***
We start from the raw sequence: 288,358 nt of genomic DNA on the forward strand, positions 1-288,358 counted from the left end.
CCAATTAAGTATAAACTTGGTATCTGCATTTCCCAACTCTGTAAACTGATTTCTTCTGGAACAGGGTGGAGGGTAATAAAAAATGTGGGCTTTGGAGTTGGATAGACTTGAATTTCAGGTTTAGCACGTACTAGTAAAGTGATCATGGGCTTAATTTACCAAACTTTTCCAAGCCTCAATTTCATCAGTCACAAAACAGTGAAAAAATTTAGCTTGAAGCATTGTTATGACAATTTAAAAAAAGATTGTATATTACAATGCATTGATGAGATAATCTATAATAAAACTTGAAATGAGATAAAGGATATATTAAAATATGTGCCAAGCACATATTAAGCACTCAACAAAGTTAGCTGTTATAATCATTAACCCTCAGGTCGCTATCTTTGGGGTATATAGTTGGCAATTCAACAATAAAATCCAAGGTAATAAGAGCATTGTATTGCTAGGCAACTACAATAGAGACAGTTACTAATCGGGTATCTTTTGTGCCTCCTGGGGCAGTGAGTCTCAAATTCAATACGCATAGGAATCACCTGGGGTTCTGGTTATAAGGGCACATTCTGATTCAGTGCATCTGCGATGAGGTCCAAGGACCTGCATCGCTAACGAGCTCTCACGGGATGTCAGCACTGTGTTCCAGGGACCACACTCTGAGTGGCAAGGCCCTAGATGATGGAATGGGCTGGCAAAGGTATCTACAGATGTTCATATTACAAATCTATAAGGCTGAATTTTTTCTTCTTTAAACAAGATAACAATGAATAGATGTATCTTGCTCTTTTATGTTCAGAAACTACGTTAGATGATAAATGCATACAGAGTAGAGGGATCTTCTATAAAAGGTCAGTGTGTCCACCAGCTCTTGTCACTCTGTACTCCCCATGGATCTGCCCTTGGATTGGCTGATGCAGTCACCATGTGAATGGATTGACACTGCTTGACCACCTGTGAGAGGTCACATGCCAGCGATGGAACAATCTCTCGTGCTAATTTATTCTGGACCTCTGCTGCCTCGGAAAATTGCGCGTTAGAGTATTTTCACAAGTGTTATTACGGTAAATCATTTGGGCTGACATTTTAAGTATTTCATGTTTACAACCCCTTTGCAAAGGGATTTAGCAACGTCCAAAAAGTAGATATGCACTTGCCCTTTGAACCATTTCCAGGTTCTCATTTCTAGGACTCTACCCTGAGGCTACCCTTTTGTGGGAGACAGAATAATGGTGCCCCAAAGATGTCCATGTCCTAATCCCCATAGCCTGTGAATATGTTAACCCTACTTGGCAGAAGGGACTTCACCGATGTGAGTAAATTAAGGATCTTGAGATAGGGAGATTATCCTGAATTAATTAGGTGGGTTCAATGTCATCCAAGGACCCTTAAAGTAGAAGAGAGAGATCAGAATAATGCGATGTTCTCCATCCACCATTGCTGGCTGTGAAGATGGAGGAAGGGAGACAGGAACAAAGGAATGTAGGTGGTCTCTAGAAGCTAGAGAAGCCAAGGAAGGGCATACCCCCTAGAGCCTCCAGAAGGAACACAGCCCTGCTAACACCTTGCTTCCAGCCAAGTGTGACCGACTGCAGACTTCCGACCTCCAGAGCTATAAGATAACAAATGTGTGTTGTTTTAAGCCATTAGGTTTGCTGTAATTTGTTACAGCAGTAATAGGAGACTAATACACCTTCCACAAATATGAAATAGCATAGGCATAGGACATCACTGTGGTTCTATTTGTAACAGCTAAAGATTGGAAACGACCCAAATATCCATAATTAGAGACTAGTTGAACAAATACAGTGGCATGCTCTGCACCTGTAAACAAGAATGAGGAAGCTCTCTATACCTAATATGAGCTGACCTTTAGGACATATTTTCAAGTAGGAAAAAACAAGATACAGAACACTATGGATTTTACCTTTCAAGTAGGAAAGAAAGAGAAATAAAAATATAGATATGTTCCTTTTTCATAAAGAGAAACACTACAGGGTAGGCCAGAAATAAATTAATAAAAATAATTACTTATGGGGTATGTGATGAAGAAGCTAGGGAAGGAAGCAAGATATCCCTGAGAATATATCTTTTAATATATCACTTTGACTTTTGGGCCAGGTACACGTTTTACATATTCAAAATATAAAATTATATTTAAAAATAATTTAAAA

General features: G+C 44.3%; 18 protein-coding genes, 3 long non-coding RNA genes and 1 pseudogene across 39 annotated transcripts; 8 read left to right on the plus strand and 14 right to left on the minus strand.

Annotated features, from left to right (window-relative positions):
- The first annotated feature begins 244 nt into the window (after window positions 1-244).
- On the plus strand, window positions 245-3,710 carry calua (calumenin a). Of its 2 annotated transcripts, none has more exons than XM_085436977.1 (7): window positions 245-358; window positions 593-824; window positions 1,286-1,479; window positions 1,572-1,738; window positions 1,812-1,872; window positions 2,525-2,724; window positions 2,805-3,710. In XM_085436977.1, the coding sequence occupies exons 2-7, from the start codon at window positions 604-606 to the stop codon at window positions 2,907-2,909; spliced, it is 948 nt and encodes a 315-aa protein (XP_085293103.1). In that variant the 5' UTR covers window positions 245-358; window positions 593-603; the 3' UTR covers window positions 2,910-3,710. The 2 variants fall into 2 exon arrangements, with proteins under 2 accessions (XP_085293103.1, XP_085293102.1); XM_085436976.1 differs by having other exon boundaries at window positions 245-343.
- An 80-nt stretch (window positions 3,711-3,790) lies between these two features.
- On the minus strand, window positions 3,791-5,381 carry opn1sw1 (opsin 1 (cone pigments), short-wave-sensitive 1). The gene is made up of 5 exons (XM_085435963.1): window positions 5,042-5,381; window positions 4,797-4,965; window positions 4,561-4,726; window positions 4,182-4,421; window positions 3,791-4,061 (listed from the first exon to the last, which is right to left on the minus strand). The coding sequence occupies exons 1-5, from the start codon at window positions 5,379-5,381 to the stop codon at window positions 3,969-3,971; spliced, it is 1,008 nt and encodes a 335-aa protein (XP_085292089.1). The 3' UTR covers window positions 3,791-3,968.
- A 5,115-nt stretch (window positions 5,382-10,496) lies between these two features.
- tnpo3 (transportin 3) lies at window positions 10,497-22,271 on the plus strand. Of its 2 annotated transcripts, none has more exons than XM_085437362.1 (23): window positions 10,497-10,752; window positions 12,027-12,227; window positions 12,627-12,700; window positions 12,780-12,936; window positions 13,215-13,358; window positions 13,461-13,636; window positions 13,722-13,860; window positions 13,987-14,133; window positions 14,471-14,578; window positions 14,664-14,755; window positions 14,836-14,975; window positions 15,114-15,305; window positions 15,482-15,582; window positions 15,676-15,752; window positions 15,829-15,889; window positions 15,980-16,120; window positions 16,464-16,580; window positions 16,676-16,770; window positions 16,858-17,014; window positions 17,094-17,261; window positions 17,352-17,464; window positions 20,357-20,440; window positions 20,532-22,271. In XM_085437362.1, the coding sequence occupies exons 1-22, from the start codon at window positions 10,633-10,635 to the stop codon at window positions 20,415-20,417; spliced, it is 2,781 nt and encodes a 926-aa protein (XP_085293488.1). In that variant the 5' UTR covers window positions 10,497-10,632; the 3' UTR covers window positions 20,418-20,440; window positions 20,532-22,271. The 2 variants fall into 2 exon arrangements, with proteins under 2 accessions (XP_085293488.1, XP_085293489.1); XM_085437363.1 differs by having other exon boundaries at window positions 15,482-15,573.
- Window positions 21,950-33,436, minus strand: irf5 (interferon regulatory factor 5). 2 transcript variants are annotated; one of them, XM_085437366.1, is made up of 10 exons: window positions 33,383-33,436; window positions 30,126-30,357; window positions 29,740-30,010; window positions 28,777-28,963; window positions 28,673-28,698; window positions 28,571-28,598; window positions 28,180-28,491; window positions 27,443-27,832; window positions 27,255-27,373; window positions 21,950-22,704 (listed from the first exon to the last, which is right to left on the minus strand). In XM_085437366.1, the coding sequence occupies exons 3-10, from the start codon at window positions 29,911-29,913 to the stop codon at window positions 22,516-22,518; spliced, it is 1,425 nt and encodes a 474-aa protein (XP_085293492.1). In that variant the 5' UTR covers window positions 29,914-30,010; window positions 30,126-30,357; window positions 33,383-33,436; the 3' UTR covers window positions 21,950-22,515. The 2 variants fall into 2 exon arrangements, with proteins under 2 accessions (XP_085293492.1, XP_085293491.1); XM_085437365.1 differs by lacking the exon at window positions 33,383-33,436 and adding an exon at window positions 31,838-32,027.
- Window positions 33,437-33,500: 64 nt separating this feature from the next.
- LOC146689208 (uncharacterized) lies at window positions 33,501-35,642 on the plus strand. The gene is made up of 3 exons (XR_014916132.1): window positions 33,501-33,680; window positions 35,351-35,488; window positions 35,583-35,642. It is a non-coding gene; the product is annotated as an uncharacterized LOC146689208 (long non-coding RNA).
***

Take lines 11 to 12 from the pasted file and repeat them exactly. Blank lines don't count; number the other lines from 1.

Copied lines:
- Window positions 21,950-33,436, minus strand: irf5 (interferon regulatory factor 5). 2 transcript variants are annotated; one of them, XM_085437366.1, is made up of 10 exons: window positions 33,383-33,436; window positions 30,126-30,357; window positions 29,740-30,010; window positions 28,777-28,963; window positions 28,673-28,698; window positions 28,571-28,598; window positions 28,180-28,491; window positions 27,443-27,832; window positions 27,255-27,373; window positions 21,950-22,704 (listed from the first exon to the last, which is right to left on the minus strand). In XM_085437366.1, the coding sequence occupies exons 3-10, from the start codon at window positions 29,911-29,913 to the stop codon at window positions 22,516-22,518; spliced, it is 1,425 nt and encodes a 474-aa protein (XP_085293492.1). In that variant the 5' UTR covers window positions 29,914-30,010; window positions 30,126-30,357; window positions 33,383-33,436; the 3' UTR covers window positions 21,950-22,515. The 2 variants fall into 2 exon arrangements, with proteins under 2 accessions (XP_085293492.1, XP_085293491.1); XM_085437365.1 differs by lacking the exon at window positions 33,383-33,436 and adding an exon at window positions 31,838-32,027.
- Window positions 33,437-33,500: 64 nt separating this feature from the next.